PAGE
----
Can the rural poor in India afford to treat non-communicable diseases

Erika Binnendijk, Ruth Koren, David M. Dror*

*Corresponding author for this work

Research output: Contribution to journalArticlepeer-review

23 Scopus citations


Objective Non-communicable diseases (NCD) are on the increase in low-income countries, where healthcare costs are paid mostly out-of-pocket. We investigate the financial burden of NCD vs. communicable diseases (CD) among rural poor in India and assess whether they can afford to treat NCD. Methods We used data from two household surveys undertaken in 2009-2010 among 7389 rural poor households (39205 individuals) in Odisha and Bihar. All persons from the sampled households, irrespective of age and gender, were included in the analysis. We classify self-reported illnesses as NCD, CD or 'other morbidities' following the WHO classification. Results Non-communicable diseases accounted for around 20% of the diseases in the month preceding the survey in Odisha and 30% in Bihar. The most prevalent NCD, representing the highest share in outpatient costs, were musculoskeletal, digestive and cardiovascular diseases. Cardiovascular and digestive problems also generated the highest inpatient costs. Women, older persons and less-poor households reported higher prevalence of NCD. Outpatient costs (consultations, medicines, laboratory tests and imaging) represented a bigger share of income for NCD than for CD. Patients with NCD were more likely to report a hospitalisation. Conclusion Patients with NCD in rural poor settings in India pay considerably more than patients with CD. For NCD cases that are chronic, with recurring costs, this would be aggravated. The cost of NCD care consumes a big part of the per person share of household income, obliging patients with NCD to rely on informal intra-family cross-subsidisation. An alternative solution to finance NCD care for rural poor patients is needed.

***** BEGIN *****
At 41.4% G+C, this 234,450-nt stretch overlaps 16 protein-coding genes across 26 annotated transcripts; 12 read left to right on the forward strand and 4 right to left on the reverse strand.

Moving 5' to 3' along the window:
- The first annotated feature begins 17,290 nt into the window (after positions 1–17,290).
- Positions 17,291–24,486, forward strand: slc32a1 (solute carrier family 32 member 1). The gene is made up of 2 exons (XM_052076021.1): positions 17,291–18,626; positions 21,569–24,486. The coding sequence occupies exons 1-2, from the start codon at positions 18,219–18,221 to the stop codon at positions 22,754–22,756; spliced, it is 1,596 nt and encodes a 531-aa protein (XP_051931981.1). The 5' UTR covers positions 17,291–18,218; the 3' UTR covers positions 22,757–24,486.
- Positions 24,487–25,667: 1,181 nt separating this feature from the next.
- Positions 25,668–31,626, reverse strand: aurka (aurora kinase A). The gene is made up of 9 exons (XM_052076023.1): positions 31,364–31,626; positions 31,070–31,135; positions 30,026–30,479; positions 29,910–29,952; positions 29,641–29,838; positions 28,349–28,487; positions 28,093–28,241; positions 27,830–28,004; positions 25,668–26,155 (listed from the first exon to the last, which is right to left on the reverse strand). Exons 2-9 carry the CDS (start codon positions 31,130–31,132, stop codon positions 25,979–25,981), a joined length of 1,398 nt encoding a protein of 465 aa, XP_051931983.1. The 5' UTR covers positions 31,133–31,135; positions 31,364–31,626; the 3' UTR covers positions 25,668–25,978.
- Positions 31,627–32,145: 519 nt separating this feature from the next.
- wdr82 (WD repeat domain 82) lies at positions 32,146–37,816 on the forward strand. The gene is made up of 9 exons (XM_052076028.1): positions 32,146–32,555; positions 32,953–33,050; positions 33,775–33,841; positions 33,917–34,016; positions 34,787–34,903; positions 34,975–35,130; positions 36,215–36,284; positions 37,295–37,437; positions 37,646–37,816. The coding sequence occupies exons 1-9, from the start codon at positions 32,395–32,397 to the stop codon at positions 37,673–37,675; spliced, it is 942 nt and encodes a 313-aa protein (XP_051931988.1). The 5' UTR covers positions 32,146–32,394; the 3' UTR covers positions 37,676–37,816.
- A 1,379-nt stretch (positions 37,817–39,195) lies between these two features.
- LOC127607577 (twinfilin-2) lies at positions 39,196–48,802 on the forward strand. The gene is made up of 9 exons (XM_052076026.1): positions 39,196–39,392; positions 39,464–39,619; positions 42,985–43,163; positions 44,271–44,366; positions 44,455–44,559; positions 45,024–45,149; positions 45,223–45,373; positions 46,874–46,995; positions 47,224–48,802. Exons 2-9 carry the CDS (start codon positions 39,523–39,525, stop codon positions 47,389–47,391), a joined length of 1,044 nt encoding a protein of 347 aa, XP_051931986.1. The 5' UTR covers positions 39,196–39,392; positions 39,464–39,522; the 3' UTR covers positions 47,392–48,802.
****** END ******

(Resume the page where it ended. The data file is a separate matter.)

Original languageEnglish
Pages (from-to)1376-1385
Number of pages10
JournalTropical Medicine and International Health
Issue number11
StatePublished - Nov 2012
Externally publishedYes


  • Health financing
  • India
  • Low-income population
  • Non-communicable diseases
  • Rural


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